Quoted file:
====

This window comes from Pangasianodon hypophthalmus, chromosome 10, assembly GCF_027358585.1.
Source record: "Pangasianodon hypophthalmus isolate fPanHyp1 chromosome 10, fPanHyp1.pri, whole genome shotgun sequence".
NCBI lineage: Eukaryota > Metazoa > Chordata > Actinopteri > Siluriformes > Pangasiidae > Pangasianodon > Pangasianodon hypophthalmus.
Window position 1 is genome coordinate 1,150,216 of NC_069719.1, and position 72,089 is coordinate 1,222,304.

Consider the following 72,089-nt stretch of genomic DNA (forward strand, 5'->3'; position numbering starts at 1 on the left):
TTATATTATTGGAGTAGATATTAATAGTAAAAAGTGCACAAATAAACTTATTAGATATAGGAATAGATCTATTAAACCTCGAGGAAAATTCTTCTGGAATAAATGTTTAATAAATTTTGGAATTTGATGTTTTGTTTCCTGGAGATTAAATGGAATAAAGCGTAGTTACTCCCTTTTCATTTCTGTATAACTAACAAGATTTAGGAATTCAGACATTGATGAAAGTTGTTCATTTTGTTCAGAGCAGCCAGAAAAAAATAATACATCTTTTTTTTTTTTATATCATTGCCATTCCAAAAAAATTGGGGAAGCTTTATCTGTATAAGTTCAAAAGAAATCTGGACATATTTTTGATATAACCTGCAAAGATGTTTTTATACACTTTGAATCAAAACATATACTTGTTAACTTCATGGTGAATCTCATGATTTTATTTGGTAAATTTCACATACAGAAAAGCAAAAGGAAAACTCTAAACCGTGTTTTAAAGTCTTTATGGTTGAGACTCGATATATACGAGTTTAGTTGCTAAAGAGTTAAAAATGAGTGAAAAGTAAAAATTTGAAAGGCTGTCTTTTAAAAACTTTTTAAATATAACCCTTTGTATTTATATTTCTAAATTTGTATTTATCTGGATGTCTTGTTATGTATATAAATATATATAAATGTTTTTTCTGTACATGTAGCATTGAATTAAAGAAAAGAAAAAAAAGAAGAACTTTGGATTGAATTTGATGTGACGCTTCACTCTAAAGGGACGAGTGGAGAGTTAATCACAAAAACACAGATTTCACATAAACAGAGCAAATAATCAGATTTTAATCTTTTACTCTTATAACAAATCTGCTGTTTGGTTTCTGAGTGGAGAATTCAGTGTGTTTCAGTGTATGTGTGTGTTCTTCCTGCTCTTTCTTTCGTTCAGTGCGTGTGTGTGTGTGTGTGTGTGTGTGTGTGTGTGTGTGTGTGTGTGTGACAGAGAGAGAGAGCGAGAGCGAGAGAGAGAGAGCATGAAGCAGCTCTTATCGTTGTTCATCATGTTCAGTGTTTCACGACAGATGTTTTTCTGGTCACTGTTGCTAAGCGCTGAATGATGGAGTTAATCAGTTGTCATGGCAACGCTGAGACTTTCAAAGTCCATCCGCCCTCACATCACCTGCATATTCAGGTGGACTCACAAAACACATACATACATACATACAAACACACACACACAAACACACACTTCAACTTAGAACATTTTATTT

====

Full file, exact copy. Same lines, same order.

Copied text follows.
This window comes from Pangasianodon hypophthalmus, chromosome 10, assembly GCF_027358585.1.
Source record: "Pangasianodon hypophthalmus isolate fPanHyp1 chromosome 10, fPanHyp1.pri, whole genome shotgun sequence".
NCBI lineage: Eukaryota > Metazoa > Chordata > Actinopteri > Siluriformes > Pangasiidae > Pangasianodon > Pangasianodon hypophthalmus.
Window position 1 is genome coordinate 1,150,216 of NC_069719.1, and position 72,089 is coordinate 1,222,304.

Consider the following 72,089-nt stretch of genomic DNA (forward strand, 5'->3'; position numbering starts at 1 on the left):
TTATATTATTGGAGTAGATATTAATAGTAAAAAGTGCACAAATAAACTTATTAGATATAGGAATAGATCTATTAAACCTCGAGGAAAATTCTTCTGGAATAAATGTTTAATAAATTTTGGAATTTGATGTTTTGTTTCCTGGAGATTAAATGGAATAAAGCGTAGTTACTCCCTTTTCATTTCTGTATAACTAACAAGATTTAGGAATTCAGACATTGATGAAAGTTGTTCATTTTGTTCAGAGCAGCCAGAAAAAAATAATACATCTTTTTTTTTTTTATATCATTGCCATTCCAAAAAAATTGGGGAAGCTTTATCTGTATAAGTTCAAAAGAAATCTGGACATATTTTTGATATAACCTGCAAAGATGTTTTTATACACTTTGAATCAAAACATATACTTGTTAACTTCATGGTGAATCTCATGATTTTATTTGGTAAATTTCACATACAGAAAAGCAAAAGGAAAACTCTAAACCGTGTTTTAAAGTCTTTATGGTTGAGACTCGATATATACGAGTTTAGTTGCTAAAGAGTTAAAAATGAGTGAAAAGTAAAAATTTGAAAGGCTGTCTTTTAAAAACTTTTTAAATATAACCCTTTGTATTTATATTTCTAAATTTGTATTTATCTGGATGTCTTGTTATGTATATAAATATATATAAATGTTTTTTCTGTACATGTAGCATTGAATTAAAGAAAAGAAAAAAAAGAAGAACTTTGGATTGAATTTGATGTGACGCTTCACTCTAAAGGGACGAGTGGAGAGTTAATCACAAAAACACAGATTTCACATAAACAGAGCAAATAATCAGATTTTAATCTTTTACTCTTATAACAAATCTGCTGTTTGGTTTCTGAGTGGAGAATTCAGTGTGTTTCAGTGTATGTGTGTGTTCTTCCTGCTCTTTCTTTCGTTCAGTGCGTGTGTGTGTGTGTGTGTGTGTGTGTGTGTGTGTGTGTGTGTGTGTGACAGAGAGAGAGAGCGAGAGCGAGAGAGAGAGAGCATGAAGCAGCTCTTATCGTTGTTCATCATGTTCAGTGTTTCACGACAGATGTTTTTCTGGTCACTGTTGCTAAGCGCTGAATGATGGAGTTAATCAGTTGTCATGGCAACGCTGAGACTTTCAAAGTCCATCCGCCCTCACATCACCTGCATATTCAGGTGGACTCACAAAACACATACATACATACATACAAACACACACACACAAACACACACTTCAACTTAGAACATTTTATTT